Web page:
I disembarked from a five-day cruise two days ago. And I have one thing to say.
Said cruise was my fifth in three years, and I have a sixth lined up in six weeks. As you might imagine, I have developed a thing for cruise vacations.
And now it’s my turn to indoctrinate you.
Before I went on my first cruise in November 2013, the whole concept was quite amorphous. Something about the word “cruise” connoted opulence to me, and so I did not seriously entertain the notion of going on one.
I am reminded of when my family first started going to Red Lobster as a kid. My mother, although very smart, was not a sophisticated diner and wondered aloud whether we even belonged in a restaurant of that imagined caliber. Over the years I’ve chuckled at her perception, but there I was, 40 years old and under the impression I could not afford to go on a cruise. Just like my mom.
That first cruise was an eye-opener. It was a pre-planned wedding cruise and I was simply tagging along. When I saw the price tag, my jaw dropped. It was reverse sticker shock. It was cheaper than the price of a lowball hotel room for the same length of time. And it included food… really?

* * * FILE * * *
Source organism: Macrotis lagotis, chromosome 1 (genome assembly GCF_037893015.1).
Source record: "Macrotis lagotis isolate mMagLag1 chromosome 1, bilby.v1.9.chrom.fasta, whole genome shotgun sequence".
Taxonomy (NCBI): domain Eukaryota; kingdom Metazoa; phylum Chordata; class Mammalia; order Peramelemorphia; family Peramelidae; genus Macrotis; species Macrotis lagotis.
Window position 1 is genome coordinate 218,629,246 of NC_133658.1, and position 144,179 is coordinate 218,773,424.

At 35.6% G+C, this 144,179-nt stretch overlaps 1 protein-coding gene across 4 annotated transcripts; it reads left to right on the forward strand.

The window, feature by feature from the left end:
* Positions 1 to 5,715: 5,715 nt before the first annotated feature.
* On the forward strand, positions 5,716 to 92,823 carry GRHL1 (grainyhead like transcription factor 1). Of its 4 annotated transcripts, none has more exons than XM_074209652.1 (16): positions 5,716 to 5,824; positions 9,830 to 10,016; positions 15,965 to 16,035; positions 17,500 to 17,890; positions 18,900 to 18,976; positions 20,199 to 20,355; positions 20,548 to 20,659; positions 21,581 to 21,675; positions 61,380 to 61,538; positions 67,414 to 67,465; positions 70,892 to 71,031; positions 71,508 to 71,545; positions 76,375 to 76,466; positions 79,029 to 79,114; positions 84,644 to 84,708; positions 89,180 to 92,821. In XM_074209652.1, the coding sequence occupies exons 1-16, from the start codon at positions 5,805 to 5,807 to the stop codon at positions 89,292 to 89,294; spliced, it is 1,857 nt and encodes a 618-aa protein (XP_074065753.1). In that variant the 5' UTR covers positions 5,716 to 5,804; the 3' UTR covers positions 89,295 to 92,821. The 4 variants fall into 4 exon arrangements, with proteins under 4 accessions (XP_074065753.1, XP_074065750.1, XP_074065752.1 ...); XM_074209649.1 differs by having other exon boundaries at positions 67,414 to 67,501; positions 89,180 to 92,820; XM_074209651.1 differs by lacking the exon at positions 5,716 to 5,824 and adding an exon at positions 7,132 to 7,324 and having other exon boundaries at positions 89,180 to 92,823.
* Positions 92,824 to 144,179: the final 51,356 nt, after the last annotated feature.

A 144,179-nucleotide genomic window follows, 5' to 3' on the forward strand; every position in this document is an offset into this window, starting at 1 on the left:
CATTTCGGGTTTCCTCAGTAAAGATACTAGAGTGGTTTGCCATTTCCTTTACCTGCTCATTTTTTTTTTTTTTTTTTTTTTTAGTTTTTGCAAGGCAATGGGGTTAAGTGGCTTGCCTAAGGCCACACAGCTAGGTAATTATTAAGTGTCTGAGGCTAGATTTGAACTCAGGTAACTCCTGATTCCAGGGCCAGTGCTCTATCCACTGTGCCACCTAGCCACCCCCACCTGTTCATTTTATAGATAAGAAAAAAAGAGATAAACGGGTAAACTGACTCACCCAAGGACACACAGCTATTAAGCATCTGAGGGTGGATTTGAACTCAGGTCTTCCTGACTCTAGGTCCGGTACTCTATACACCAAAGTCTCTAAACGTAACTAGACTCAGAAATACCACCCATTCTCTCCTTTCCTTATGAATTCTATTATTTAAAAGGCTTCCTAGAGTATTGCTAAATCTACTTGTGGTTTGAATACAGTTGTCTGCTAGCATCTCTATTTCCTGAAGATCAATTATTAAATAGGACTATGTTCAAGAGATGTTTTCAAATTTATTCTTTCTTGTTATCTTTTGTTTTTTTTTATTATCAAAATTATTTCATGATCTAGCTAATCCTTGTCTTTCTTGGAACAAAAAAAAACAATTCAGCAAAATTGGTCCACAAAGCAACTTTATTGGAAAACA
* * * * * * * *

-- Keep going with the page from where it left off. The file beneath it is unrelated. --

My innate frugality was further egged along by the cruise experience itself; it was fun, it was relatively self-directed, and it was chill. I love chill. So I was hooked.
So that’s my addiction story in brief. Now to tell you in detail why cruises are the best vacations in existence. (Somehow, I think the cruise lines have missed a lot of opportunities to sell themselves, because their marketing materials never pointed out all these wonderful things in a way they resonated with me.)
- They’re cheap–but only as cheap as you want them to be. Of course, I cruise discount. Discount cruise line, cheapest cabins, and don’t spend a lot on the ship. That’s great for me, because I enjoy the motion of the ship, the comfy beds, the included food, the shows, and looking over the deck at the water. When in port, I enjoy the views and walking the streets casually. I actively prefer the free stuff, and not just because it’s free. If your tastes run more expensive, you can certainly be accommodated. Cabin suites with balconies, $15 drinks and $20 steak add-ons, $100-per-person shore excursions, onboard shopping and gambling, art auctions, and so on. This creates opportunities for back-end sticker shock, but any vacation can turn expensive while you’re not paying attention.